Keys to fitness: Set goals, stay motivated

  • Published
  • By Senior Master Sgt. Steve Willoughby
  • Superintendent, Force Development Team Branch, Directorate of Assignments
Over the years, doctors and researchers have increasingly stressed the importance of fitness in living longer and healthier lives. For those of us in uniform, it has become an important part of not only our lives but also our careers. 

In my opinion, the most important elements of a good exercise program are setting goals and staying motivated. But before you can set realistic goals and begin your program, you must first know your current fitness level. 

Measuring your fitness level can be done in a number of ways. You can use a treadmill, elliptical machine or stationary bike to measure your cardiovascular fitness. For measuring strength, you can use the numerous types of strength-training equipment available. The important thing is to measure both your cardiovascular and strength levels. Also, you should measure your fitness level periodically to track your progress.
Once you have determined your current fitness level, you can set goals. Begin by setting long-term goals. I believe long-term goals should be fairly lofty but not out of reach. Ask yourself, "At what fitness level do I want to be in six months or one year?" 

Using your current fitness level and your long-term goals, you should next set short- term goals. As with your long-term goals, your short-term goals should be challenging but not be so far out of reach that you give up trying after a short time. Also, your short-term goals should always be set with the intended outcome of reaching your long-term goals. For instance, if your goal is to run three miles in 30 minutes and it currently takes you 36 minutes to run the three miles, you need to drop six minutes off your run time. If you want to reach your goal in six months, you need to decrease your run time by one minute per month or 15 seconds per week.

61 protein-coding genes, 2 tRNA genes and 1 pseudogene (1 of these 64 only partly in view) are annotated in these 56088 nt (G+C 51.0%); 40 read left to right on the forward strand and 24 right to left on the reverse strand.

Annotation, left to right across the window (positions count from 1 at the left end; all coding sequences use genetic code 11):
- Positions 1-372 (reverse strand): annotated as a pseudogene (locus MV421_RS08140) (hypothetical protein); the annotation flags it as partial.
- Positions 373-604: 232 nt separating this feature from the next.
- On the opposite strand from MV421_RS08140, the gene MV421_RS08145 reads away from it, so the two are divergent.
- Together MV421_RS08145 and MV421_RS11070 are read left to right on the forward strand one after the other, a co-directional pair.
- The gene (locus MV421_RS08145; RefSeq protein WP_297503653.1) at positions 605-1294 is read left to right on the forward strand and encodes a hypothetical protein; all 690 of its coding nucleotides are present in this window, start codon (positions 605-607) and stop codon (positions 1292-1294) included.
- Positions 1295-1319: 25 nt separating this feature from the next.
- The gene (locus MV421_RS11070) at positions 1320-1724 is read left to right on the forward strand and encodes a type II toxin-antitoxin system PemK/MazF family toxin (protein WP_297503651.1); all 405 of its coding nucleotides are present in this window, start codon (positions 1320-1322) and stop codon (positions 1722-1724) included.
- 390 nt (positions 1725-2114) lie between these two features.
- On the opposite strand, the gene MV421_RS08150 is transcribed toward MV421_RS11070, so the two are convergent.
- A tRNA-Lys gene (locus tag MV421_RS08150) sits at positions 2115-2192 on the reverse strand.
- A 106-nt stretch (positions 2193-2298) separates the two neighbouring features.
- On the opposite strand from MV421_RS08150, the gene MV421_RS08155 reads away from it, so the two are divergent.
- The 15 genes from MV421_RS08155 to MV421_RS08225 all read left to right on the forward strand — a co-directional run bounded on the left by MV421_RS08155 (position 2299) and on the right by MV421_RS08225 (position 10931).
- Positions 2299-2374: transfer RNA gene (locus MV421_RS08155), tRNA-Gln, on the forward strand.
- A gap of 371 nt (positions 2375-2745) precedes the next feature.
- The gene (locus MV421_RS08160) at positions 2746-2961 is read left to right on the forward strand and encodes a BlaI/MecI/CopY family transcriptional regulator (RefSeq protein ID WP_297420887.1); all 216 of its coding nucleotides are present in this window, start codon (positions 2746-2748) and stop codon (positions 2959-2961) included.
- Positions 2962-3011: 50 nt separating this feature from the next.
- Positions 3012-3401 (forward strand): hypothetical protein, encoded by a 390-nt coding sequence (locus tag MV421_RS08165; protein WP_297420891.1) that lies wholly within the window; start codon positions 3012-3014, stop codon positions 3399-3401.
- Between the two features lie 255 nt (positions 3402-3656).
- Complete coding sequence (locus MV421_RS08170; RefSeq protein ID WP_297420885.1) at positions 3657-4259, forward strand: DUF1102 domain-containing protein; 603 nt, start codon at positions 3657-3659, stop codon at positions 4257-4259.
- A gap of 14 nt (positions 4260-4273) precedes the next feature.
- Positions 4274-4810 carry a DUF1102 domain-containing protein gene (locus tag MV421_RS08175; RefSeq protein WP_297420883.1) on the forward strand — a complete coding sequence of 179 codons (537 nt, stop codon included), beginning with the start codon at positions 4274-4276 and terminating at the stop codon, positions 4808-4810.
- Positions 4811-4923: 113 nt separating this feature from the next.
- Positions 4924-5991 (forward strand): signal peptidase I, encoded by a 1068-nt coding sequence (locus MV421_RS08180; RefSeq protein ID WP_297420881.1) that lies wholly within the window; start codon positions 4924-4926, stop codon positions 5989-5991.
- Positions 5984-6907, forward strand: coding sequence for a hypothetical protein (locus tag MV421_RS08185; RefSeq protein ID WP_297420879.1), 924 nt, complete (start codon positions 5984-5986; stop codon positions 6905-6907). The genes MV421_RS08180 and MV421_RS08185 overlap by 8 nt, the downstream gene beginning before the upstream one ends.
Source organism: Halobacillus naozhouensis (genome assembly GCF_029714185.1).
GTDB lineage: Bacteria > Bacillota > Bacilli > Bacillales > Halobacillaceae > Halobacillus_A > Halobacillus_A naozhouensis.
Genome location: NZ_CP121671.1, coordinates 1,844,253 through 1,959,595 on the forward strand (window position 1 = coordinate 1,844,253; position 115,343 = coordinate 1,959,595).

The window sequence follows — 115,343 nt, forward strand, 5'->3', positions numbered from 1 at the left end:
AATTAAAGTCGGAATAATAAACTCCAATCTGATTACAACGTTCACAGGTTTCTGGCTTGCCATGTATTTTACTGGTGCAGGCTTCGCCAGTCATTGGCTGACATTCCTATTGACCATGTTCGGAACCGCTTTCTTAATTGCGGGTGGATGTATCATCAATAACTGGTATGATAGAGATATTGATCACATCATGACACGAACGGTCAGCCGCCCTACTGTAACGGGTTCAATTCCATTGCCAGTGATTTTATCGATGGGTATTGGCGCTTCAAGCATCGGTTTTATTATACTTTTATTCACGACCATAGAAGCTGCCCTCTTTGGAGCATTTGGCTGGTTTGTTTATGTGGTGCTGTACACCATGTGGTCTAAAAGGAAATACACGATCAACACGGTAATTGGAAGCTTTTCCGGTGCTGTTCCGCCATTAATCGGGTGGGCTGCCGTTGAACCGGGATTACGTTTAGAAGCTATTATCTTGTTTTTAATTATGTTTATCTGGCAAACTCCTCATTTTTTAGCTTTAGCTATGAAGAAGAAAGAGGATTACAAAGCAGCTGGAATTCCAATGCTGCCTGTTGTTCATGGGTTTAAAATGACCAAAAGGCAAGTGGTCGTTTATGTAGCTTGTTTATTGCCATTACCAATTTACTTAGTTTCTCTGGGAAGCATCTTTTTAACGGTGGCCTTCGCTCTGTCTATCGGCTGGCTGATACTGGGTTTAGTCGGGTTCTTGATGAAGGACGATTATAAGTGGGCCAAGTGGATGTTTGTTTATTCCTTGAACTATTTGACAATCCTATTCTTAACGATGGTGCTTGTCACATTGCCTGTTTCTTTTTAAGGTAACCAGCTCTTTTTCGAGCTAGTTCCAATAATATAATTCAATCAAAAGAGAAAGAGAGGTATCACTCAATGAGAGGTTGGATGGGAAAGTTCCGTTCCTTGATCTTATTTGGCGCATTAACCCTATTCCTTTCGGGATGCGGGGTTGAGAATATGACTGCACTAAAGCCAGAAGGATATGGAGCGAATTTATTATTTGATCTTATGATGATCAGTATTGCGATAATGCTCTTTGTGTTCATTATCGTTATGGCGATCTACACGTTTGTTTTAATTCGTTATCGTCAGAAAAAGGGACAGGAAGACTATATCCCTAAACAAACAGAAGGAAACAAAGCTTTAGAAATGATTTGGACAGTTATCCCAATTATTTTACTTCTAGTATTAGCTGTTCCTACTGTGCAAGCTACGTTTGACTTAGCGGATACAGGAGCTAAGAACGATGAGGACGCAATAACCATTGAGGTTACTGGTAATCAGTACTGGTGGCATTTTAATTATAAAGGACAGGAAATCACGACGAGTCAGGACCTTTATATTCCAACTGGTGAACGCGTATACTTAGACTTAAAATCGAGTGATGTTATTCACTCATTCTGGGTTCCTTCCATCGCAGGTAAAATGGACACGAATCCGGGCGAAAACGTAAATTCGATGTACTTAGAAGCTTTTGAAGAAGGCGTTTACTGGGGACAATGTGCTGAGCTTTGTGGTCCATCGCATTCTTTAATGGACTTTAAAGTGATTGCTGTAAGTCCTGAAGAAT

Don't forget to set goals for your strength level along with your cardiovascular level.
One thing to remember about setting goals ... be flexible. If you find your goals are set too high or too low, adjust them and keep trying. Also, when you reach your long-term goal, remember to set new goals to ensure your exercise program becomes part of your lifestyle and you maintain your desired fitness levels. 

Now that you have measured your current fitness level and set both long- and short-term goals, you're ready to exercise. 

Sound easy so far, right? Not so fast my friend! The hardest part of every fitness program is staying motivated. 

Here are a few things I found helpful in staying motivated. First, find a workout partner. Try to find someone that is near your current fitness level and has roughly the same goals you do. You and your workout partner can benefit from exercising and can also motivate each other. 

Second, schedule your workouts. Try to schedule each workout at the same time of the day and on set days of the week. Begin your program by scheduling at least three workouts per week. As you increase your fitness level, you can increase your exercise periods to ensure you meet your goals. 

The third and final thing I found helpful to maintaining motivation is to vary my workouts. Don't do the same exercises every day. This becomes boring, and you may lose interest in your program. Varying your exercises will make sure you are working on different muscle groups and will help promote overall fitness. 

As we continue to realize how important fitness is to our overall health, I hope you take the time to develop and stick to a good personal exercise program that's right for you.
Now get out there and exercise! It just might help you live a long and healthier life. Good luck!